Upkeep of 191st St. 1 Train Passageway Blocked by Bureaucracy, Locals Say
WASHINGTON HEIGHTS — Locals are fed up with filthy, dark and dangerous conditions in an underground tunnel that connects the 191st Street 1 train subway station at St. Nicholas Avenue to Broadway — but say their complaints to city agencies only lead to bureaucratic finger-pointing.
Phyllis Seeman, 59, of Queens, walks through the tunnel several times a week to bring her grandson home to his mother, who lives near the end of the corridor at Broadway near Fairview Avenue.
But she said the corridor is so disgusting and dark that she'd often rather stay over at her daughter's house than walk back to the train alone.
“There should really be a security person there. At the very least, it should be better lit and there should be a phone in case someone needs help,” said Seeman, who has called 311 and the MTA to report the conditions, but was told that the agency is not responsible for maintaining the space.
A visit to the tunnel on a recent morning revealed large areas that were flooded, piles of trash that included a car tire, graffiti, and what appeared to be mold growing in one area. Additionally, more than a dozen cyclists sped through the tunnel during a half-hour stretch.
Moreover, the stairway at the tunnel's entrance is currently closed for repairs, leaving pedestrians to navigate a steep and uneven ramp to access the corridor.
An MTA spokesman said that they are not responsible for the tunnel's maintenance because it's considered a street, not a subway entrance, noting the passageway is the Department of Transportation's responsibility.
A DOT spokesperson said the Department of Sanitation is responsible for cleaning the space. The DOT sent its own inspectors to visit the site as recently as May and did not find any problems with the lighting, they said. The department did not comment on the problem with bike-riding in the tunnel.
A spokesman from the Sanitation Department said the space is cleaned on a weekly basis, adding he was not aware of any issues with mold.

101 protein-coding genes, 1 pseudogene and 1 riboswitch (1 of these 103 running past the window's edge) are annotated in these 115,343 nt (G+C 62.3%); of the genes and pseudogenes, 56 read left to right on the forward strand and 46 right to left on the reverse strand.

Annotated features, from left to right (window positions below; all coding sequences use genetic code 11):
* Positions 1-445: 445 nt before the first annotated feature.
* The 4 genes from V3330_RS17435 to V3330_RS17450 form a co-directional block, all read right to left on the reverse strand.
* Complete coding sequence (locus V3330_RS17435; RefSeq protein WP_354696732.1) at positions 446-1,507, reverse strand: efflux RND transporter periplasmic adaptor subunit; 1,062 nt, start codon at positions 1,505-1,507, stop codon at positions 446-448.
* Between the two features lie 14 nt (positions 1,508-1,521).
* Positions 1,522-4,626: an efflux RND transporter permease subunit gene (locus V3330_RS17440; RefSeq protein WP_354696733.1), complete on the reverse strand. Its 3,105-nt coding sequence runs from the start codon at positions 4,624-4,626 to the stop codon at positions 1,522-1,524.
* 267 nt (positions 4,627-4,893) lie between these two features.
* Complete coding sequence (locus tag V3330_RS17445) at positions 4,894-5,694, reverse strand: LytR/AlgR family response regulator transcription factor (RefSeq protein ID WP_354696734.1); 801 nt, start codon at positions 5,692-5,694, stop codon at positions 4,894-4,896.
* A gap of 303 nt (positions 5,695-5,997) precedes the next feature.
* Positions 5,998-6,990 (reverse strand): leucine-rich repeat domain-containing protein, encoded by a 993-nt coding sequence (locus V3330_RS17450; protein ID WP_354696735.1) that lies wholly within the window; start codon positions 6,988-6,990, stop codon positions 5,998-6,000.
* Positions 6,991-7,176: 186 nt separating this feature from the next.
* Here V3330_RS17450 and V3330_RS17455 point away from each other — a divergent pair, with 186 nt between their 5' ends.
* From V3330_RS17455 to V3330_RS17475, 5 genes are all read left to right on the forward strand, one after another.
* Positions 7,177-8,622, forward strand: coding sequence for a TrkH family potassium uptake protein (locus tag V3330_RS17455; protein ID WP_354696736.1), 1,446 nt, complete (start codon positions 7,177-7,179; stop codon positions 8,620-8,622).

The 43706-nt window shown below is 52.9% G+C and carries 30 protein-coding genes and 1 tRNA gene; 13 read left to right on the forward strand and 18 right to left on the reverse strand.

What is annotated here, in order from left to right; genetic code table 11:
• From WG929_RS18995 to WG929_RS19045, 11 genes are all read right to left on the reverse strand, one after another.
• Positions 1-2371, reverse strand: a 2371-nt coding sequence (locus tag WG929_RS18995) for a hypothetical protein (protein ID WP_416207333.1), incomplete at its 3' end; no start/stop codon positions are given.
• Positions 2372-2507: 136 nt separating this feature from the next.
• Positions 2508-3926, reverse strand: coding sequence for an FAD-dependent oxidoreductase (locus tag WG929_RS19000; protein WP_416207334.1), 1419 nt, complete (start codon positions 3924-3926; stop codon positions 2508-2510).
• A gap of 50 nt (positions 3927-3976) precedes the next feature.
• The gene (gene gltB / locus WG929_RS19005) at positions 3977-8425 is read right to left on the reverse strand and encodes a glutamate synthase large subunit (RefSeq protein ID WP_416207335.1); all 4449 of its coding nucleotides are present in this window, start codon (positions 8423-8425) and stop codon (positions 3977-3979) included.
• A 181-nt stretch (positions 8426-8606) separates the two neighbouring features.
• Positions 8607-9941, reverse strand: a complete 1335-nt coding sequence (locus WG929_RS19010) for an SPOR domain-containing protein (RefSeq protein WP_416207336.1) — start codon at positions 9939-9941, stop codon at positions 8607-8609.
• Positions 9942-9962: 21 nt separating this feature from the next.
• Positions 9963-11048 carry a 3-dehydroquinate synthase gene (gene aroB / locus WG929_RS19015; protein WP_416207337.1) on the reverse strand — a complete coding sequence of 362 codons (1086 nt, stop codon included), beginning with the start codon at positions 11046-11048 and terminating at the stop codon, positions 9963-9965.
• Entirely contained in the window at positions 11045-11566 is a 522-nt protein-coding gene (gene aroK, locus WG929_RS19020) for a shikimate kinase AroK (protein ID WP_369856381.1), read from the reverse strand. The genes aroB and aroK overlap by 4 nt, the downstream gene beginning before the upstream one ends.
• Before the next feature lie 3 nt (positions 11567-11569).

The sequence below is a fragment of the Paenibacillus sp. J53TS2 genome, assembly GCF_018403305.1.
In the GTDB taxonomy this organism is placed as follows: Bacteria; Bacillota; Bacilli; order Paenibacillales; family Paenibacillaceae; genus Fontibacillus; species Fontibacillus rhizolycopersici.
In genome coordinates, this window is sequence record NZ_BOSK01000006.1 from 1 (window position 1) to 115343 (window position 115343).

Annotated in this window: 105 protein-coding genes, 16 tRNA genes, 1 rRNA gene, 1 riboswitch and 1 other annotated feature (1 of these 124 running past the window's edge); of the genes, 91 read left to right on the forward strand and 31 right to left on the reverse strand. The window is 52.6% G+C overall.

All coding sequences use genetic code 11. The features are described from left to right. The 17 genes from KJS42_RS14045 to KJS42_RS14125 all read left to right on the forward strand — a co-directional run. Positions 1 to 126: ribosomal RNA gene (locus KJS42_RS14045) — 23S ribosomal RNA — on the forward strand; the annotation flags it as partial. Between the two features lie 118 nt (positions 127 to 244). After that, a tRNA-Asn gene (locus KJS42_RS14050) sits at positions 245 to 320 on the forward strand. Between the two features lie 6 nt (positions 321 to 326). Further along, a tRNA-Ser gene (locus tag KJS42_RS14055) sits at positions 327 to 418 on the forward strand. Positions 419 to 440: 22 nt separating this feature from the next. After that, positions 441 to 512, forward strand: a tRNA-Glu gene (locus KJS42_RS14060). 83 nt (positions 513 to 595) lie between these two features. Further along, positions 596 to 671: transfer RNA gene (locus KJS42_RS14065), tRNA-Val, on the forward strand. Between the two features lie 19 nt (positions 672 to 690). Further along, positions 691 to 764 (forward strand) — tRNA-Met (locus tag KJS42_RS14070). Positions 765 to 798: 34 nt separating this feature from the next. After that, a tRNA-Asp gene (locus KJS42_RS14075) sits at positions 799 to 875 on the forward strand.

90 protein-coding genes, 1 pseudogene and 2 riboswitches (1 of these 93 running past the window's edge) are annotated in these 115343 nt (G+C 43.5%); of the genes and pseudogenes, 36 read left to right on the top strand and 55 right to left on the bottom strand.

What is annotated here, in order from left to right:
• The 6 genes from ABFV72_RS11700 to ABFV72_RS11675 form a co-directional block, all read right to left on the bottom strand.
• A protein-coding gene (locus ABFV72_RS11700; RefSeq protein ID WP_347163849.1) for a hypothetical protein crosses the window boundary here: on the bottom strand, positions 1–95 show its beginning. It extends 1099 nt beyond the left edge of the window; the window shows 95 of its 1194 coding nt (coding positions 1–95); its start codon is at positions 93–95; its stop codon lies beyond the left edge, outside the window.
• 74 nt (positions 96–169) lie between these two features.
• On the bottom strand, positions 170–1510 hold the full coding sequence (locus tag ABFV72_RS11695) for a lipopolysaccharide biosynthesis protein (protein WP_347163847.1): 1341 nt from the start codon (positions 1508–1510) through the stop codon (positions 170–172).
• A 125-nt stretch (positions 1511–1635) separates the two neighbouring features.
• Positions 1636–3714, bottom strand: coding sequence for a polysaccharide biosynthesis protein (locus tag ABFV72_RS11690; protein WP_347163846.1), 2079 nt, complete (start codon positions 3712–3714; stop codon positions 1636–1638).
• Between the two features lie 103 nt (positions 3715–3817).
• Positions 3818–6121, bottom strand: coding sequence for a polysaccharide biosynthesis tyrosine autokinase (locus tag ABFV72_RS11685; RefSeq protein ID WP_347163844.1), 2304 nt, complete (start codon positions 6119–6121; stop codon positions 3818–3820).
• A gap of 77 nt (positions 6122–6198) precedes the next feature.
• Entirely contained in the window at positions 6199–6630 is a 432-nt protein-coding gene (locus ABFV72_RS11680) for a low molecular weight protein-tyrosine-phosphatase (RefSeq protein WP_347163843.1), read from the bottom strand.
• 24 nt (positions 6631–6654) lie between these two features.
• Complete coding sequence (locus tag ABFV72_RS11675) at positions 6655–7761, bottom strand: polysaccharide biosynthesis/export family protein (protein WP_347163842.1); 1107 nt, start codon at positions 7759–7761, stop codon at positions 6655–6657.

Locals said they've had it with the red tape.
“Nobody wants to take responsibility,” Seeman said. “It has to belong to someone. Somebody has to take responsibility and fix it up.”
The tunnel is one of the few options for residents who need to access the 1 train from that side of the neighborhood. The other routes involve walking up a large hill or using a secluded set of stairs in Gorman Park.
Locals said the space has long been allowed to fall through the cracks.
“It’s always been like this,” said Ariel Pena, 31. “They don’t clean it. It’s full of graffiti and they haven’t painted it in years.”
Pena, a security guard who has lived in the neighborhood for five years, also noted that the station is “creepy at night” because the lighting is dim and bulbs are often burnt out, leaving large areas in darkness.
Other residents said that bikers who frequently ride through the tunnel pose a danger to people walking through the passageway.
Amy Macdonald, 36, said she won’t allow her 21-month old son to walk through the underground stretch because of the cyclists.
“It’s unsafe," she said. "It’s often young kids who don’t seem to care who is in the way."
A sign at the entrance warning cyclists not to ride through the tunnel disappeared about a month ago and has not been replaced, residents said.
“The most dangerous thing for me is the bicycles,” said Marian Ainjo, 66, who has lived in the neighborhood for 40 years. “The kids with the bikes, they don’t stop even if they are right on top of you.”